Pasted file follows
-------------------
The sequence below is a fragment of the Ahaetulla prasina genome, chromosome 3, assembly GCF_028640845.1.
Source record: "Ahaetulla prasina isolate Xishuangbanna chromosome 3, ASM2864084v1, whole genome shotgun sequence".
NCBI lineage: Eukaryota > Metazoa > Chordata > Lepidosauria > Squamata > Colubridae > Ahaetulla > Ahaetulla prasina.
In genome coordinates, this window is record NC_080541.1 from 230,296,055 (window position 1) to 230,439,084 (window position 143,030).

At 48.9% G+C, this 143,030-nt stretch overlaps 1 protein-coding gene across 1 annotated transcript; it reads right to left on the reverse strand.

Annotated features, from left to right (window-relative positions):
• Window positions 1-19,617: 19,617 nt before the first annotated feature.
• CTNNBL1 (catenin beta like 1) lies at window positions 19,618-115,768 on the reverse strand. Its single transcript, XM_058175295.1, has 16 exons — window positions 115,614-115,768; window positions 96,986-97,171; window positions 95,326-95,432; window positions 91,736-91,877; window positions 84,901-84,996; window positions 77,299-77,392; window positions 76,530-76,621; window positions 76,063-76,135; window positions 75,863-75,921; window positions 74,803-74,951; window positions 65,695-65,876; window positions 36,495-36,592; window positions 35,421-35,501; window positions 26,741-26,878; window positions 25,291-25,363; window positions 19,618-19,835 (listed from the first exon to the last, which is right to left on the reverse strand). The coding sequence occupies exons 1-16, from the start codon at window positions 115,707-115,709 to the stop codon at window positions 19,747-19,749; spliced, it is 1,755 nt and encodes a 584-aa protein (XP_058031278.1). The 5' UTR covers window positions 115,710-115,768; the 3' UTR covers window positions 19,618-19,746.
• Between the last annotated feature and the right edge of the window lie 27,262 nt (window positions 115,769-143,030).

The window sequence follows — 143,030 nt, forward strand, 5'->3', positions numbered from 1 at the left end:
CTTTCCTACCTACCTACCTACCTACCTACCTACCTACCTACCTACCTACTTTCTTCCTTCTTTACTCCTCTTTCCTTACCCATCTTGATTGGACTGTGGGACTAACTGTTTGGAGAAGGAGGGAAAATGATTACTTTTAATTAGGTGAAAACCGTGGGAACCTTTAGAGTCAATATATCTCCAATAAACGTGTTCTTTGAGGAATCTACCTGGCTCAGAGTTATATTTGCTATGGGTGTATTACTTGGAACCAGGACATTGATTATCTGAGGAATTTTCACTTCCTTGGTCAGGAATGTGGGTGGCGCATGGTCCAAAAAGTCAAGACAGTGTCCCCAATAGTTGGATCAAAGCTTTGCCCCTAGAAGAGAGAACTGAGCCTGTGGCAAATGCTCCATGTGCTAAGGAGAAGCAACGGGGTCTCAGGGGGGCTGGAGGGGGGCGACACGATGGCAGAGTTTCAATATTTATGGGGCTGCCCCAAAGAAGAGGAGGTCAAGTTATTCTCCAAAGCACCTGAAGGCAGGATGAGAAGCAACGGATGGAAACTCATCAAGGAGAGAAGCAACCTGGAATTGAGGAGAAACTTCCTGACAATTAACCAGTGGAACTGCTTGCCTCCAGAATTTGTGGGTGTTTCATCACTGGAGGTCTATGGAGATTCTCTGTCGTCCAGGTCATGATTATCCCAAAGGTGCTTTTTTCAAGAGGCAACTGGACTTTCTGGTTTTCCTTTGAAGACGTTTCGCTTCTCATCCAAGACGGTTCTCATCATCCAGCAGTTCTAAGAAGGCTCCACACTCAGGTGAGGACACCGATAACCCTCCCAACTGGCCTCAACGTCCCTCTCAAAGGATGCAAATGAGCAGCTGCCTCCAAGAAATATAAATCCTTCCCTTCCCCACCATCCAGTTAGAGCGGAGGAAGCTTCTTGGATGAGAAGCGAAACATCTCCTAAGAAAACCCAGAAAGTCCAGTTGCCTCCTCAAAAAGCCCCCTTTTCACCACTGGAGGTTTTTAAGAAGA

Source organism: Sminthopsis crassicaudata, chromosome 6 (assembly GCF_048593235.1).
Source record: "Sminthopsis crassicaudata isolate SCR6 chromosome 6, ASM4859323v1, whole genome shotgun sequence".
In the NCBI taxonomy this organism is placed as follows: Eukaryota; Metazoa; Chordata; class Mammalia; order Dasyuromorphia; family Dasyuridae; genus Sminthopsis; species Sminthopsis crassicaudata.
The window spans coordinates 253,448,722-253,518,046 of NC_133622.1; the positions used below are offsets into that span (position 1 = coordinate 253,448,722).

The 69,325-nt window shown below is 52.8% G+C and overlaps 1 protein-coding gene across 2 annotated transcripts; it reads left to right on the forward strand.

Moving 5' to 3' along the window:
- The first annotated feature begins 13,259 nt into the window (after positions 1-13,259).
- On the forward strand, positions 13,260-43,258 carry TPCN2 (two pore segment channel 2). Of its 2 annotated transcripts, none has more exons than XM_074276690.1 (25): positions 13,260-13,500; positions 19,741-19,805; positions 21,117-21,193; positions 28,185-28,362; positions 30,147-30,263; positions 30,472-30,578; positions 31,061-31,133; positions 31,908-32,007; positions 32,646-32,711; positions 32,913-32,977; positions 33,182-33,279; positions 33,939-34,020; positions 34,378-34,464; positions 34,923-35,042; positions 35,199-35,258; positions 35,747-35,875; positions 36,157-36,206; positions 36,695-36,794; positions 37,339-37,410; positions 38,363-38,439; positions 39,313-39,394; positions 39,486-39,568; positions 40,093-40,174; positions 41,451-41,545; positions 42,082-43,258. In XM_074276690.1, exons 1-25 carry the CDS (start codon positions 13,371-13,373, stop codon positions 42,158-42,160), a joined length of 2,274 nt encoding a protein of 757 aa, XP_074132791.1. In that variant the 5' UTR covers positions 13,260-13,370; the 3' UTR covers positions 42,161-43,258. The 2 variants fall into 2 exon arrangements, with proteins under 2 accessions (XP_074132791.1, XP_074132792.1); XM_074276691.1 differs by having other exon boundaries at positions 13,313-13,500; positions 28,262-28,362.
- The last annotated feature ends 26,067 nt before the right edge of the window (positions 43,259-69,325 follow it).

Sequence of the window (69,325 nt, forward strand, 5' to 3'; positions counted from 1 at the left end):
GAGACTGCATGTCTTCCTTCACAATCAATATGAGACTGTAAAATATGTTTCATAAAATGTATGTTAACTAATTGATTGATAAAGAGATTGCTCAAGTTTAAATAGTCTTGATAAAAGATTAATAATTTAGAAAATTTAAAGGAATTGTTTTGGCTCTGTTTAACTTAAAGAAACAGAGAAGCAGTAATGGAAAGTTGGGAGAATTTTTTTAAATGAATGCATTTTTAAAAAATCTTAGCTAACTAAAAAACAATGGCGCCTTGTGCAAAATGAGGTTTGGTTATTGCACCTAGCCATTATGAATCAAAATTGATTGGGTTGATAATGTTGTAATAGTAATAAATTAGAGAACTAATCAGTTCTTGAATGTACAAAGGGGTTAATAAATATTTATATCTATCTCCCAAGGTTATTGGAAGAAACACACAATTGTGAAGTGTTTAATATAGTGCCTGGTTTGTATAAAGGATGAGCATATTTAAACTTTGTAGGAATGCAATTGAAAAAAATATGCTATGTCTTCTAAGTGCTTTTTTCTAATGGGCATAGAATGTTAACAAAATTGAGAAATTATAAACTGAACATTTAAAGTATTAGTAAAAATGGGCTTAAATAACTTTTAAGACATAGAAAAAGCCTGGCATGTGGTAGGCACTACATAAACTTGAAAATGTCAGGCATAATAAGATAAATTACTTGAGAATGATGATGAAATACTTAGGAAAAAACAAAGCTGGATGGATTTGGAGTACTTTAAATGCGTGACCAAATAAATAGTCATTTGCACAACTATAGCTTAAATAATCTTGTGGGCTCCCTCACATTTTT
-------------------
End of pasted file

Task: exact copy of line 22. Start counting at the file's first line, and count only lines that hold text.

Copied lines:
GAGACTGCATGTCTTCCTTCACAATCAATATGAGACTGTAAAATATGTTTCATAAAATGTATGTTAACTAATTGATTGATAAAGAGATTGCTCAAGTTTAAATAGTCTTGATAAAAGATTAATAATTTAGAAAATTTAAAGGAATTGTTTTGGCTCTGTTTAACTTAAAGAAACAGAGAAGCAGTAATGGAAAGTTGGGAGAATTTTTTTAAATGAATGCATTTTTAAAAAATCTTAGCTAACTAAAAAACAATGGCGCCTTGTGCAAAATGAGGTTTGGTTATTGCACCTAGCCATTATGAATCAAAATTGATTGGGTTGATAATGTTGTAATAGTAATAAATTAGAGAACTAATCAGTTCTTGAATGTACAAAGGGGTTAATAAATATTTATATCTATCTCCCAAGGTTATTGGAAGAAACACACAATTGTGAAGTGTTTAATATAGTGCCTGGTTTGTATAAAGGATGAGCATATTTAAACTTTGTAGGAATGCAATTGAAAAAAATATGCTATGTCTTCTAAGTGCTTTTTTCTAATGGGCATAGAATGTTAACAAAATTGAGAAATTATAAACTGAACATTTAAAGTATTAGTAAAAATGGGCTTAAATAACTTTTAAGACATAGAAAAAGCCTGGCATGTGGTAGGCACTACATAAACTTGAAAATGTCAGGCATAATAAGATAAATTACTTGAGAATGATGATGAAATACTTAGGAAAAAACAAAGCTGGATGGATTTGGAGTACTTTAAATGCGTGACCAAATAAATAGTCATTTGCACAACTATAGCTTAAATAATCTTGTGGGCTCCCTCACATTTTT